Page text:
The court-imposed deadlines for the government to reunite families separated at the border will remain intact, although a federal judge acknowledged that they may need to be relaxed in some cases, including for the 19 parents who were deported without their toddler children.
More than a week into the massive effort to try to reconnect some 3,000 children with their parents, lawyers for the Department of Justice said Friday that it has dedicated “immense” resources to try to comply with the court’s June 26 order.
But the process that the U.S. Department of Health and Human Services has put into place to match up family members will take some time — perhaps longer than the deadline permits — if it is to comply with existing policies and procedures designed to protect children from human trafficking under law, the Justice Department argued.
The order gives the government until Tuesday to reunify children younger than 5 with their parents, and until July 26 for older children.
As many as 3,000 children remain separated from their parents, according to new estimates by HHS.
In a status conference Friday in San Diego, the Justice Department asked for clarification on how to proceed so it can either meet the deadlines or be excused from them.
U.S. District Judge Dana Sabraw was reluctant to extend the deadlines, instead urging the government to streamline processes where appropriate, “but of course never losing sight of the safety of the children,” he said.
The government also asked the judge to clarify whether the order applied to parents who have already been deported; the judge confirmed it did.
The most pressing work involves reunifying the youngest children with their parents, and Sabraw encouraged the government to make every effort possible to meet the Tuesday deadline while acknowledging that 100% compliance may be difficult, if not impossible, in some circumstances.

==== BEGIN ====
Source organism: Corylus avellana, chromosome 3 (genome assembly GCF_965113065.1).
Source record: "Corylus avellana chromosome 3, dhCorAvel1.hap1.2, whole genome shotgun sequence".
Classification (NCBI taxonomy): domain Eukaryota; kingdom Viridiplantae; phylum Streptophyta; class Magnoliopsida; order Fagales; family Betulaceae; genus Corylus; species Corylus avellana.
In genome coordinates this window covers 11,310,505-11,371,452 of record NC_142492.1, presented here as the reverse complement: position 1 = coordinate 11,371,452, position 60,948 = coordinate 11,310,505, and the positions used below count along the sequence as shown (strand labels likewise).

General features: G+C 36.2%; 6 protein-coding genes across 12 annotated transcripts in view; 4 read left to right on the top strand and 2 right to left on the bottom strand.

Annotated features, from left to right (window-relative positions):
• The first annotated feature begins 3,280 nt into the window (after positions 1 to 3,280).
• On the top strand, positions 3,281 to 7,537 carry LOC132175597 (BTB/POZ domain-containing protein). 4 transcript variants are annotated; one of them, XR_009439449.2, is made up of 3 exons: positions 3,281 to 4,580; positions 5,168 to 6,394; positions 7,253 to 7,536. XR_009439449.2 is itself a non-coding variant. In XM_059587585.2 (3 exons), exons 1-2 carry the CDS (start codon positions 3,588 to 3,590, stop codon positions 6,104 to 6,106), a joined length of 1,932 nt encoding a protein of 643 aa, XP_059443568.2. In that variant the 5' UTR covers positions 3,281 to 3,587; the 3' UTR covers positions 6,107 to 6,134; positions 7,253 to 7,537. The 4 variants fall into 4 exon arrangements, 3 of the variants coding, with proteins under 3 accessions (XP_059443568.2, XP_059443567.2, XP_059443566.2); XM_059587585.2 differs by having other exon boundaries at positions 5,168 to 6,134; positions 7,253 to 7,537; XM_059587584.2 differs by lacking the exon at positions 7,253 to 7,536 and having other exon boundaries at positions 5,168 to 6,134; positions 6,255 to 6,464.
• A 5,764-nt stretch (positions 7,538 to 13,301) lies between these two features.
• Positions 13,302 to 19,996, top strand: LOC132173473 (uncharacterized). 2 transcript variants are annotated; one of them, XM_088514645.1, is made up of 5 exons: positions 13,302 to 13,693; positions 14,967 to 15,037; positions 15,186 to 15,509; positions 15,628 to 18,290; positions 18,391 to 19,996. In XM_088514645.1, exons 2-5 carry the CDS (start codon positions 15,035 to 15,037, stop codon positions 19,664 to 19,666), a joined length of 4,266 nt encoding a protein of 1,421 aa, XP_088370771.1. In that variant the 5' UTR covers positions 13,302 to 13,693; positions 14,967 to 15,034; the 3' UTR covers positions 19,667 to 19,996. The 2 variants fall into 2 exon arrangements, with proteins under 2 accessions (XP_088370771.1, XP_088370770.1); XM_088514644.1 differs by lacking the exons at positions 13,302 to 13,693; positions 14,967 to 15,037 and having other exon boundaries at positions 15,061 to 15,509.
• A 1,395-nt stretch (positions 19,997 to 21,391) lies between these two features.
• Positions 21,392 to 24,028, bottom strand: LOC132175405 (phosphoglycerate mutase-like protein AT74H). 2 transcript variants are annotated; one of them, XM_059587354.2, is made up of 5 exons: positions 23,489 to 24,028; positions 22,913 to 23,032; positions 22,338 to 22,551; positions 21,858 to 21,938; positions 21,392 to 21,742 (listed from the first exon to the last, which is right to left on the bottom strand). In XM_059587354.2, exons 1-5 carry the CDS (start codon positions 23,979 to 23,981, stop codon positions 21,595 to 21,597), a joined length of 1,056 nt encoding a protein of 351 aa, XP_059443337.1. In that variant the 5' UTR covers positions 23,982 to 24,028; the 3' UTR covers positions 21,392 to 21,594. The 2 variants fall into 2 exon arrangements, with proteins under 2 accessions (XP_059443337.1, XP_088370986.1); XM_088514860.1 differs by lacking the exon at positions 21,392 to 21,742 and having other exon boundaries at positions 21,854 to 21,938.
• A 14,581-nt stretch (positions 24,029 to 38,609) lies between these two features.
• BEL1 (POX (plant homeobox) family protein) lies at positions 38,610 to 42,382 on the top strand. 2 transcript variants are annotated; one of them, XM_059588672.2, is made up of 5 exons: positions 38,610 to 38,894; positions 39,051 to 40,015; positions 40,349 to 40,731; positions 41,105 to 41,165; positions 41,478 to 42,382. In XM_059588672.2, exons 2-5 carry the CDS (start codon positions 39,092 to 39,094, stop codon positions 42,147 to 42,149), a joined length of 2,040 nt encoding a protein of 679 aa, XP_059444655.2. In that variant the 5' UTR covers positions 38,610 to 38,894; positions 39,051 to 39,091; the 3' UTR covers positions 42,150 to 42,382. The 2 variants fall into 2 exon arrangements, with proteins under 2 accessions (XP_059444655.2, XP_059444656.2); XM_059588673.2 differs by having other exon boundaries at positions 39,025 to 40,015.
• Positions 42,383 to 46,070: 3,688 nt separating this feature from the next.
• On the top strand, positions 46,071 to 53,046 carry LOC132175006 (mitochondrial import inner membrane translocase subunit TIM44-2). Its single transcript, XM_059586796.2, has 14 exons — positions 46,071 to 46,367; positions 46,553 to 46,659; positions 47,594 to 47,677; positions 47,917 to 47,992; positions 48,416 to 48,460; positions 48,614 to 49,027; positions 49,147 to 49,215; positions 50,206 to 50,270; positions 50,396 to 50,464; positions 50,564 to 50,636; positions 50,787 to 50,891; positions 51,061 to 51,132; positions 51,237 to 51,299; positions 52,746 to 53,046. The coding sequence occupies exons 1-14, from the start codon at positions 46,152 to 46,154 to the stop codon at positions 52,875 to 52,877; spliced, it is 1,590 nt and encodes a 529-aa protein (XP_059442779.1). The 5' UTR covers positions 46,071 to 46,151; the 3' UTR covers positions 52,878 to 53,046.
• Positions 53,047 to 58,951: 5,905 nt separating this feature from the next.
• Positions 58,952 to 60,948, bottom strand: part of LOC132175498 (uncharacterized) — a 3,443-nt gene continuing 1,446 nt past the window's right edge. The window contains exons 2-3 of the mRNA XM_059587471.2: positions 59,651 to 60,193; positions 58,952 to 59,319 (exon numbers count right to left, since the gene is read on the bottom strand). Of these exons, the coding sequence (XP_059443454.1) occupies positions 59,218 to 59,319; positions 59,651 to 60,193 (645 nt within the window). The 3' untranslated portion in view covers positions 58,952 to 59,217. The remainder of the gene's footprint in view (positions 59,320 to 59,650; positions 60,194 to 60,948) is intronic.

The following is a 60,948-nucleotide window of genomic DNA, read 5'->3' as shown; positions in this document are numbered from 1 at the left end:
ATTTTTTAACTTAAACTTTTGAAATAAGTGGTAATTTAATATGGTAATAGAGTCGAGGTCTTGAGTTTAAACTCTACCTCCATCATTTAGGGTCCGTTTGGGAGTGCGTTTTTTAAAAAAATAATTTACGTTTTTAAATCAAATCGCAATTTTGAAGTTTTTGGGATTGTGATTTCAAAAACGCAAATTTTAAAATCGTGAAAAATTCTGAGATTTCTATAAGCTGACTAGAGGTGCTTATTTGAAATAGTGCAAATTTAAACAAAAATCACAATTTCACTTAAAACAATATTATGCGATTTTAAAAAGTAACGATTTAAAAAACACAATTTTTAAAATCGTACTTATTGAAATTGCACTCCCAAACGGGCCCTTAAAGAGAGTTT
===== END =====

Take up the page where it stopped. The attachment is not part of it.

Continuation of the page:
Sixteen children believed to have been separated at the border have not yet been matched to parents.
Additionally, a background check on the 86 parents has revealed criminal histories of kidnapping/rape or child cruelty against two that make them unfit for reunification, Fabian said.
Lee Gelernt, an attorney for the American Civil Liberties Union, said advocacy groups are standing by to help locate missing parents to meet the deadline, even those who were removed and are now living in other countries.
“We will get as many lawyers as necessary to track those families down,” he promised.
The judge ordered the government to provide the ACLU with a list of names of parents of the youngest children by 5 p.m. Saturday so the renewed search effort can begin.
A declaration by an Immigration and Customs Enforcement official filed Friday said the young children who have been identified for reunification are detained in 23 different facilities across 13 states. ICE has so far flown 23 parents on commercial airlines to detention facilities closer to where their children are being housed to facilitate reunions.
Going forward, the Justice Department said that it intends to detain families together in immigration custody — a solution it argued complies with both Sabraw’s order as well as the Flores agreement, a court settlement that limits the amount of time children can be held in immigration detention.
When asked for clarification on this point, Sabraw agreed that nothing in his order takes away the government’s discretion to either detain or release parents in immigration custody; keeping families together is the key.
As to the first deadline under the court order — that all detained parents should be in communication with their separated children by Friday — the government said it has complied. To aid in the communications, the Justice Department said tablets have been distributed to detention centers for video chats.
Davis writes for the San Diego Union Tribune.